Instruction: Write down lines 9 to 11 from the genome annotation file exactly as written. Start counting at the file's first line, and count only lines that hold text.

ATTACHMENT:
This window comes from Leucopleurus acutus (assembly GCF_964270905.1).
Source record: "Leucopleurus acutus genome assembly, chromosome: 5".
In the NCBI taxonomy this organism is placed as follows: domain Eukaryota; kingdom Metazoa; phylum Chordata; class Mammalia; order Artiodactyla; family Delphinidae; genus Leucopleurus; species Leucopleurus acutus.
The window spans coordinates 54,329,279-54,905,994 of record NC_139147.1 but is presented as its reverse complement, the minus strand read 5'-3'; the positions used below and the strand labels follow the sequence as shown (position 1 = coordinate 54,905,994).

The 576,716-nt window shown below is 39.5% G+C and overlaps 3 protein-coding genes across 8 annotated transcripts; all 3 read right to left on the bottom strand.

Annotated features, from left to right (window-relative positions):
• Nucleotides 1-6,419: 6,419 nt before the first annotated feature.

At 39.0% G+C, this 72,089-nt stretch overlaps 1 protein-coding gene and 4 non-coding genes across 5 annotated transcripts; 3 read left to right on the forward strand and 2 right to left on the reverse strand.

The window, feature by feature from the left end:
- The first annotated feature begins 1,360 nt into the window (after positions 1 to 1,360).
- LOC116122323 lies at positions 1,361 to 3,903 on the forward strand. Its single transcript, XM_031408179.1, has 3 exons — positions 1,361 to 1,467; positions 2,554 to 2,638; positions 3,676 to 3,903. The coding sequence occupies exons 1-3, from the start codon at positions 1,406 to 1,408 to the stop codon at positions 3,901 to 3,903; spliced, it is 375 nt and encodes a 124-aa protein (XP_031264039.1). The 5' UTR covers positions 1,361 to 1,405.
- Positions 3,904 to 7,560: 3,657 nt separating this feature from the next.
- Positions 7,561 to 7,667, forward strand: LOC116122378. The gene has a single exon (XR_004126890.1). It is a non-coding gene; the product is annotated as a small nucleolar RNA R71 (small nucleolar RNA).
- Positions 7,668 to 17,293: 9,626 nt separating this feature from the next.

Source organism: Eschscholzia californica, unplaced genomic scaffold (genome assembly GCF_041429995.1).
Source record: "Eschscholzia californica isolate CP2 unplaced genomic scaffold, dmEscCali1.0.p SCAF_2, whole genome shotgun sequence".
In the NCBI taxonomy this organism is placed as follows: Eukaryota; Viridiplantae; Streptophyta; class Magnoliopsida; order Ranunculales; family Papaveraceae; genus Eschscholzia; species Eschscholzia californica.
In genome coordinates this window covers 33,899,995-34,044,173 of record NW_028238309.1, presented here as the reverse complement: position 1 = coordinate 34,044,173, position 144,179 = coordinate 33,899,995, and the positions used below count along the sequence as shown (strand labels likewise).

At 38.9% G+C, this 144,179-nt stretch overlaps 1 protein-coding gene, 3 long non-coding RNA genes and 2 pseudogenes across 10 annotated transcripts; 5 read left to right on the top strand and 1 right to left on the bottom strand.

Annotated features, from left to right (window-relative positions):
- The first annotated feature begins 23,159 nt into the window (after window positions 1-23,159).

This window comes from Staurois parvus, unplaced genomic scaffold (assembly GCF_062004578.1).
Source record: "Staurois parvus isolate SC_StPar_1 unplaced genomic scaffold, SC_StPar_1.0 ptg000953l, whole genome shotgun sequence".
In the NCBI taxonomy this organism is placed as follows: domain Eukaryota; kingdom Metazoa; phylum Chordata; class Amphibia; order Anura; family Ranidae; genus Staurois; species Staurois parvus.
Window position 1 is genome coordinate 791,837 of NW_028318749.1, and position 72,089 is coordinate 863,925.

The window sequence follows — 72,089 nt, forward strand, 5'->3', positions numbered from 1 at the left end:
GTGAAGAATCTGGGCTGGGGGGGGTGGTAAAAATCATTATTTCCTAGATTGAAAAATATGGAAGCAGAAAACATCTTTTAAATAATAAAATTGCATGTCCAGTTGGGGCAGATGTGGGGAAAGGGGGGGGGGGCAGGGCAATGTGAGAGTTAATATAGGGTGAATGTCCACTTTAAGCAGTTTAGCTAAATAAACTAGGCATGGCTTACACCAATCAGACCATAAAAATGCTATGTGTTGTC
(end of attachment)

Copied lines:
The window, feature by feature from the left end:
- The first annotated feature begins 1,360 nt into the window (after positions 1 to 1,360).
- LOC116122323 lies at positions 1,361 to 3,903 on the forward strand. Its single transcript, XM_031408179.1, has 3 exons — positions 1,361 to 1,467; positions 2,554 to 2,638; positions 3,676 to 3,903. The coding sequence occupies exons 1-3, from the start codon at positions 1,406 to 1,408 to the stop codon at positions 3,901 to 3,903; spliced, it is 375 nt and encodes a 124-aa protein (XP_031264039.1). The 5' UTR covers positions 1,361 to 1,405.